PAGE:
This is a study on "eschatology precedes soteriology".
It tackles questions such as "Did Christ come into the world for us? or we came into the world for Christ," which, as Mark Jones calls the latter, is a form of Christological supralapsarianism.
The Son (as theanthropos) must be at the centre of God's creating purposes, not simply his redeeming purposes. The creation of the world exists for the sake of the Son, otherwise we can make no sense of Colossians 1:16, which has in view the Son as God-man (i.e., Christ), not the Son simpliciter. Hence, Adam and Eve were created for Christ and by Christ. ~ Jones.
Salvation from sin is not the highest end of humanity, but rather, the eternal communion with God.
Because of the Creator-creature distinction, God must nevertheless condescend before we can "ascend."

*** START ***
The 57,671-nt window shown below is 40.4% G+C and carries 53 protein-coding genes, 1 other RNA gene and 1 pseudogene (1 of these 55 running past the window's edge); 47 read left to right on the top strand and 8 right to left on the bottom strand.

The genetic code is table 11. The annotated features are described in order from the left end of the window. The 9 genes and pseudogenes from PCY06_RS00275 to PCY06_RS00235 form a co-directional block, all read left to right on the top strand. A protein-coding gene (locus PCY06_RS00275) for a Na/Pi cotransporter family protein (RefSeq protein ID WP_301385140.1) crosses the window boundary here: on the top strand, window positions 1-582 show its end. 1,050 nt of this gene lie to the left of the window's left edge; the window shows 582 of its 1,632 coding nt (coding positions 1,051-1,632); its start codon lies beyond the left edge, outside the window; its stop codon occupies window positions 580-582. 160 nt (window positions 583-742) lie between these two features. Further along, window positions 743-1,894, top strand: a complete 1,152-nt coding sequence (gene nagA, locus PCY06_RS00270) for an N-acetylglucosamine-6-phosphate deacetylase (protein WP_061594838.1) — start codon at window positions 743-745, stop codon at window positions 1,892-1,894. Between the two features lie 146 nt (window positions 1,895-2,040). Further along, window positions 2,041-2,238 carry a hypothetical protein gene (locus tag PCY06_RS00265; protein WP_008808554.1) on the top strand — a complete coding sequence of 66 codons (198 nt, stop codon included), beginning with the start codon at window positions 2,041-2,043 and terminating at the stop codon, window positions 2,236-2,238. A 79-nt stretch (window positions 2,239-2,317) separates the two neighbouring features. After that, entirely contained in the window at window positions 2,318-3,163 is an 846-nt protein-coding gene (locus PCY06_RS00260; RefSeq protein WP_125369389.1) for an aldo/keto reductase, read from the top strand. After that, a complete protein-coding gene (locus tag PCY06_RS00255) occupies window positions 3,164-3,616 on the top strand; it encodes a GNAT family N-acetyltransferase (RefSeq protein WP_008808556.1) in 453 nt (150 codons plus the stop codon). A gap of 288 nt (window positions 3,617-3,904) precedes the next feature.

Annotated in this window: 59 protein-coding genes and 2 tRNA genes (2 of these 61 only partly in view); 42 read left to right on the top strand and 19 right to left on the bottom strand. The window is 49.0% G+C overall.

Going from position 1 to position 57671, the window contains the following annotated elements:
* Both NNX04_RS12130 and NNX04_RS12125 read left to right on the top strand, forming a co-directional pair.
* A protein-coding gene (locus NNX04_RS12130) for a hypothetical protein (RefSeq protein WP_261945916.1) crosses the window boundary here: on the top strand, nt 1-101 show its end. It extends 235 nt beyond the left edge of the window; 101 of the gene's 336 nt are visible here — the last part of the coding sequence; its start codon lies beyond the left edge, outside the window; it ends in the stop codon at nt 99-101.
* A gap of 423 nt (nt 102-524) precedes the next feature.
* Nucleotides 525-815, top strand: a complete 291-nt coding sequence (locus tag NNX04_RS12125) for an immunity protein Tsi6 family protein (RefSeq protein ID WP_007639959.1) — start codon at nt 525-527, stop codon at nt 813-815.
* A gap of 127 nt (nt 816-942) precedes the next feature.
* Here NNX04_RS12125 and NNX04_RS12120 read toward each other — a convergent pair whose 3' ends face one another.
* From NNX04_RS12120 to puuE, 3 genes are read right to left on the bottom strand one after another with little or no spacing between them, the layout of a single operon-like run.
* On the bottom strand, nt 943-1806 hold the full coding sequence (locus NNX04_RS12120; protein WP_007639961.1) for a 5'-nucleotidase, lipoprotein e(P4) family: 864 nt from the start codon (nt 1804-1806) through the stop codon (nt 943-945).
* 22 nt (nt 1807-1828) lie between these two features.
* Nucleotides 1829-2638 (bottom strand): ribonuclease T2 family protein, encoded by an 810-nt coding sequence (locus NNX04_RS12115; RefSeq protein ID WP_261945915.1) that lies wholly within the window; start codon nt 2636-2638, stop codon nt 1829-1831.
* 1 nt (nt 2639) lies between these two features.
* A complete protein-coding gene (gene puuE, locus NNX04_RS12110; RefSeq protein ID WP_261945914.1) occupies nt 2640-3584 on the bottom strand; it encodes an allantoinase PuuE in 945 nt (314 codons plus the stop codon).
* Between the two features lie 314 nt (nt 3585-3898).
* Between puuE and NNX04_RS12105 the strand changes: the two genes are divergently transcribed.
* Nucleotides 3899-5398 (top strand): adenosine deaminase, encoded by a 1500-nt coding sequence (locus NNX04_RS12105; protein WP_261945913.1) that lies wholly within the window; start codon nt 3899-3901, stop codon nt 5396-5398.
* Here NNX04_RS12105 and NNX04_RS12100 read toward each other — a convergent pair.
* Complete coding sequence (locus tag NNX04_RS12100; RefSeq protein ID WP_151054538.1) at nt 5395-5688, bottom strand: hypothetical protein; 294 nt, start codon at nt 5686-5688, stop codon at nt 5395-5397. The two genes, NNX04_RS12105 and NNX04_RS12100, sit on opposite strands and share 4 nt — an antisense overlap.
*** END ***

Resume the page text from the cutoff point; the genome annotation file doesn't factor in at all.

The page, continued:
Mark Jones however focus the eschatological solution solely in incarnation. He did not touch on the Tree of Life at all. I would not want to close the chapter with a slam dunk in just incarnation, but am open to other types of ending/beginning apart from incarnation or rather, a different kind of incarnation. One which allows Lane Tipton to hold his "[current type of ]Incarnation - to solve a covenantal problem and not a ontological problem, given sin and not given creation." Therefore, if this were a different kind of incarnation, it would be an ontological ascension, given creation. To stay with Tipton and not with Rome, Schleiermacher nor Barth, I would posit two different kinds of incarnation. If we must use incarnation as Christ's rule in a sinless Adamic world. I am well open to other ends apart from incarnation of Christ had Adam stood. However, I want to ground my argument on the Tree of Life, as a precursor of Christ, incarnation or not.